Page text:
her Grand Council. But the meshes were
to be drawn still closer. From this body
was selected a "Council of Ten" (1311 a.d.),
a mysterious organization, the functions of
whicli have never been fully understood. But
with their methods the world is entirely fa-
miliar. The secrecy of the trials, the absence
of witnesses, the ignorance of the victims of
the charges brought against them, has made
the very name of this tribunal a synonym
for mysterious horror and cruelty. Men and
women occupying the highest positions would
disappear to be heard of never more. And
no one dared ask whither they had gone, or
why ! Impartial as fate, it struck the power-
ful as well as the weak. Indeed it seems to
have been at first designed as a check upon
ambitious and conspiring nobles, and then to
have extended its scope indefinitely. But a
succession of conspiracies for the overthrow
of the government probably led to the crea-
tion of this monstrous court of justice, so-
The memory of one of the latest and most
celebrated of these conspirators is still kept
alive in the Ducal Palace at Venice, where
among a series of portraits representing
seventy-six Doges, one empty panel painted
black bears this inscription: ''This is the
place of Marino Faliero, beheaded for his
crimes (1335)." "Crime" is an ugly com-
panion to a name in an epitaph! But the
meaning of the word is relative. The loftiest
virtue in one land is sometimes crime in
another. In Venice, in the fourteenth cen-
tury, a revolt against the tya^anny of the
Council of Ten was treason and the blackest
crime. When Faliero, who had brilliantly
served Venice in foreign lands all his life,
was recalled from Avignon, where he was
Ambassador at the Court of the Pope, to fill
the office of Doge, and when the ducal cap,
with its circlet of gold, was placed upon his
head, and the ducal ring upon his finger, he
believed he was receiving the crowning re-
ward for a life-long devotion to the state.
But when he found that he was a mere lay-
figure in liumiliating bondage to that secret
tribunal, in the hands of younger men, and
when he received taunts and slights and in-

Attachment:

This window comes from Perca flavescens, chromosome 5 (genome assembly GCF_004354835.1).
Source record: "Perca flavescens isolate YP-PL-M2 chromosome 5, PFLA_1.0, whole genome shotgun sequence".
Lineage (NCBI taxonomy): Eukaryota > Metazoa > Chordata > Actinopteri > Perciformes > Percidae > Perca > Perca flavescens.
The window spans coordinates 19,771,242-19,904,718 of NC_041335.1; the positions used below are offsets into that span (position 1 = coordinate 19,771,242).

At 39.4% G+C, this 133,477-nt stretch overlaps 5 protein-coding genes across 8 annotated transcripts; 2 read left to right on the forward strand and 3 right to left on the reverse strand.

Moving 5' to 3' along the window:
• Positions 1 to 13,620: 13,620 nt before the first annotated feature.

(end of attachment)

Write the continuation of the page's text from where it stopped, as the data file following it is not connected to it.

sult from those who should have trembled in
his presence, his indignant fury seemed to
turn his brain. An insane impulse seized him
to overthrow the whole odious tyranny which
was ruining his city. It ended as we have
seen. The old man met his doom at the head
of the stairs in the Ducal Palace, and there
the empty panel has proclaimed his disgrace
ever since. But it might be a grim satis-
faction to the proud old Venetian could he
know that, for that very reason, his name
among the other seventy-six Doges is al-
most the only one the world will never for-
get ! One other, the name Foscari, has also
attained a tragic immortality ; Francesco
Foscari, after wearing the ducal cap for
a number of years, was compelled by the
Council of Ten to preside over the torture of
his only son. The obdurate tribunal refus-
ing to receive his resignation, and insisting
upon the unproved guilt of the young man,
three times compelled him to sit in the tort-
ure-chamber and see his adored son broken
to pieces upon the rack. All this he hero-
ically bore. But when the Council tried to
disgrace him by taking the ducal ring from
his finger and breaking it in pieces, and then
drove him from the Palace, the old man's
heart broke, and he died as the bells were
ringing in his successor (1425). Then they
bore him back to the Palace from which they
had just expelled him, placed the ducal cap
again on his dead brow, gave him the most
magnificent funeral the Republic could be-
stow, and covered him with sculptured mar-
ble in the Church of the Frari, where he still